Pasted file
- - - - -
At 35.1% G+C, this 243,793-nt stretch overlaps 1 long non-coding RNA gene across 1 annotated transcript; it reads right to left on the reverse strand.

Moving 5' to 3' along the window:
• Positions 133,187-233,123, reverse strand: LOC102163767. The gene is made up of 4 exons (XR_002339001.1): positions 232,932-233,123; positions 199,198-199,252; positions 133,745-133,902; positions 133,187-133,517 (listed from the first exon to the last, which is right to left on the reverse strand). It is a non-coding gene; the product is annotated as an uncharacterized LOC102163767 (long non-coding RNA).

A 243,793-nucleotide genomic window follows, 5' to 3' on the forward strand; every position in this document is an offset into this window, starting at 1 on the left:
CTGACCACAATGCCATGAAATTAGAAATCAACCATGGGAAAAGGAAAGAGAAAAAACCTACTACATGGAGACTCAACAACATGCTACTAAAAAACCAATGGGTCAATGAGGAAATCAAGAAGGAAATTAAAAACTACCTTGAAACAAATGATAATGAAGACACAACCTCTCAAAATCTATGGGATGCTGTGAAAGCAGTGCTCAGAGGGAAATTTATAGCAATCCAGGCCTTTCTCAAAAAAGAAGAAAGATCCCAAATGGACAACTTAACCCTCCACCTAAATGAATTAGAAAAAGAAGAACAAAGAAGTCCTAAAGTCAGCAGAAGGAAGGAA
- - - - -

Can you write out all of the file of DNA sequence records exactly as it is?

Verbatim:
At 35.1% G+C, this 243,793-nt stretch overlaps 1 long non-coding RNA gene across 1 annotated transcript; it reads right to left on the reverse strand.

Moving 5' to 3' along the window:
• Positions 133,187-233,123, reverse strand: LOC102163767. The gene is made up of 4 exons (XR_002339001.1): positions 232,932-233,123; positions 199,198-199,252; positions 133,745-133,902; positions 133,187-133,517 (listed from the first exon to the last, which is right to left on the reverse strand). It is a non-coding gene; the product is annotated as an uncharacterized LOC102163767 (long non-coding RNA).

A 243,793-nucleotide genomic window follows, 5' to 3' on the forward strand; every position in this document is an offset into this window, starting at 1 on the left:
CTGACCACAATGCCATGAAATTAGAAATCAACCATGGGAAAAGGAAAGAGAAAAAACCTACTACATGGAGACTCAACAACATGCTACTAAAAAACCAATGGGTCAATGAGGAAATCAAGAAGGAAATTAAAAACTACCTTGAAACAAATGATAATGAAGACACAACCTCTCAAAATCTATGGGATGCTGTGAAAGCAGTGCTCAGAGGGAAATTTATAGCAATCCAGGCCTTTCTCAAAAAAGAAGAAAGATCCCAAATGGACAACTTAACCCTCCACCTAAATGAATTAGAAAAAGAAGAACAAAGAAGTCCTAAAGTCAGCAGAAGGAAGGAA